If the Tinker Nature Park were a person, it would have more characters than John LeCarre’s famous spy novel of a similar name. In addition to trails to be walked and Civil War history that was once re-enacted on part of its 300 acres, the Nature Park offers events and outings good for the body, the mind and the soul.
Tinker - The Tinker Family arrived in this area in 1812 and settled on 40 acres in what was then the Town of Pittsford. Henrietta became its own town in 1818. James and Rebecca Tinker came from Connecticut, and brought with them six children, eventually having two more. Following the opening of the Erie Canal, the farm eventually grew to over 300 acres, and the family prospered.
In 1828, work was started on the Cobblestone house, which was finished in 1830. Six generations of the Tinker Family lived in the Cobblestone home until the donation of the park and the acquisition of the home by the Town of Henrietta. The Tinker Homestead opened as a historic house museum in 1994.
The Hansen Nature Center, where classes are held, was made possible through a donation from local businessman and Henrietta resident Henry Hansen. It opened in 1995 and thanks to his generosity once again, expanded to open the exhibit area in 1998.
Nearly five hundred years ago, Shakespeare acknowledged that “one touch of nature makes the whole world kin.” You’ll feel that inclusion, that kinship, as you view the seasonal nature exhibits at the Hansen Nature Center. Two of the most popular are the indoor honeybee hive and the rescued birds: Pudge, Lola and Felix. Open year round, the Center’s classroom holds seasonal programming with topics that include gardening, beekeeping, yoga, local wildlife, and more.
Trailer - “Trailer” is sometimes used as a verb, meaning to transport something. You’ll likely find your soul transported by the ¾ mile nature trail that the Tinker Nature Park offers visitors. The 1/2-mile perimeter trail includes fitness and exercise stations with instructional signage. After all, it’s been said that “to walk in nature is to witness a thousand miracles.”
Soldier - For fifteen years, starting in 2003, Civil War reenactments were held at the Nature Center to bring more awareness to the house museum. The reenactments were replaced by the Wild Tinker Program. Wild Tinker provides live animal presentations throughout the day, including featured creatures from the Seneca Park Zoo, from Wild Wings, and from the Hawk Creek Bald Eagle program.
Spy - Even an amateur sleuth will be able to spy any number of activities to enjoy. Guided tours will take you through the fields, marshes, forests, and across the pond to explore and learn.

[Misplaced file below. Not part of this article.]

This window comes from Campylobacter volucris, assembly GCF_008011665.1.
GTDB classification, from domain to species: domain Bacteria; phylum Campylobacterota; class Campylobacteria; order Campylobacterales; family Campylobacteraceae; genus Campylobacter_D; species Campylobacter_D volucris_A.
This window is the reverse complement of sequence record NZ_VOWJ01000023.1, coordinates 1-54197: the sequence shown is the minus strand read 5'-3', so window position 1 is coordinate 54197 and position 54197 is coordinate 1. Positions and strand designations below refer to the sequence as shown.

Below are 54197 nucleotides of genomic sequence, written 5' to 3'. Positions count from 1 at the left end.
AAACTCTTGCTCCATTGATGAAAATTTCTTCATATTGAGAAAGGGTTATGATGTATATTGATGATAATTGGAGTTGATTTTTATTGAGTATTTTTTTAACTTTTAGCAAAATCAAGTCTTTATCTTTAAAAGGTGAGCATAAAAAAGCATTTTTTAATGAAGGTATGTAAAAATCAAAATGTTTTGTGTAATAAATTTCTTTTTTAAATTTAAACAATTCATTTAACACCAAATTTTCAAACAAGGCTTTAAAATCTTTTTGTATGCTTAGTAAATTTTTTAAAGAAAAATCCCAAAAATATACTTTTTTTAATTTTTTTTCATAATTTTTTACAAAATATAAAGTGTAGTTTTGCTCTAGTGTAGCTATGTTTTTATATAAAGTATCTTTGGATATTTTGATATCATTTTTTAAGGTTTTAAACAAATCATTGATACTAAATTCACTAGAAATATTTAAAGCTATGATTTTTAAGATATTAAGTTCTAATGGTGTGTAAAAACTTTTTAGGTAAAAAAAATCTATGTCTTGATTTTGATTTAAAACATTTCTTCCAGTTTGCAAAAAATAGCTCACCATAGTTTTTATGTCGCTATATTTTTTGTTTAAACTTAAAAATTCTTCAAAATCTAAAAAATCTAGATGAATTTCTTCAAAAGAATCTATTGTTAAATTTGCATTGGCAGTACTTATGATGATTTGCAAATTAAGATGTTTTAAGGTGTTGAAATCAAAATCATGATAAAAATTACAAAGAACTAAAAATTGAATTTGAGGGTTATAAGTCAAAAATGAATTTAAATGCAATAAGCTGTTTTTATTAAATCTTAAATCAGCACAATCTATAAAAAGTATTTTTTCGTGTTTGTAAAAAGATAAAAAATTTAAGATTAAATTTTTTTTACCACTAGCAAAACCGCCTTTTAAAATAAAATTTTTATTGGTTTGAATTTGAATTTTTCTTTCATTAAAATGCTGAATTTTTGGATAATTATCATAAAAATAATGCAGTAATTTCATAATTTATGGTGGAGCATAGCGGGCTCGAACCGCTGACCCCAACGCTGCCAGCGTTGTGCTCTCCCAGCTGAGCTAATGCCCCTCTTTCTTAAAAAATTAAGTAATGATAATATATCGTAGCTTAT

For those who believe, as Tinker-ites do, that “we are guests in plant and wildlife communities,” the Nature Center preserves those communities so this and future generations may enjoy them. You’ll learn about plants, animals, and other organisms of the habitats as well as identify different species throughout the seasons based on sight, their calls, and other signs they leave behind.
Community Enricher - Another persona residing at Tinker is the non-profit group The Friends of Tinker Nature Park. They co-sponsor community events with the Town of Henrietta. All events are free and open to the public. In addition, Tinker Nature Park hosts several special events including Wild Tinker, the Earth Day and Arbor Day Celebration, the Honey Harvest Festival, and the very popular summer Art and Garden Party! Currently the event schedule stretches from February to December with breaks only in November and March, depending on Easter's date.
Patron of the Arts - The Art & Garden Party, which will be held on June 27th of this year, will create an immersive art exposition using pieces from local artists. The artwork will be found by amateur spies among the existing displays of the house. The curator-character of yet another Tinker persona intermingles large and small pieces to show visitors the rooms of the house and to encourage them to search for the artwork. Pieces that had been in the house's collection for years have been given new context, and many visitors are now aware of details in the hearths, desks, and small accessories that previously went unnoticed.
Historian & Agricultural Archivist - Another metaphoric personality residing at Tinker is the Farm Museum, which charts the growth of agriculture in Western New York from subsistence to commercial farming. Visitors step back into history and learn how the Erie Canal forever changed the face of farming in New York State. The museum has an extensive collection of farm implements that reflects the modernization of farming through the years.
Memory Keeper - Families interested in memorializing those who have passed can purchase memorial bricks on the Tinker property. This Tinker gesture finds the bricks on the sidewalk leading to the labyrinth, which was built in memory of David Dimeo, a Boy Scout leader. Tinker Nature Center and all the metaphorical personages who represent it are truly a many-splendored rainbow of good fortune.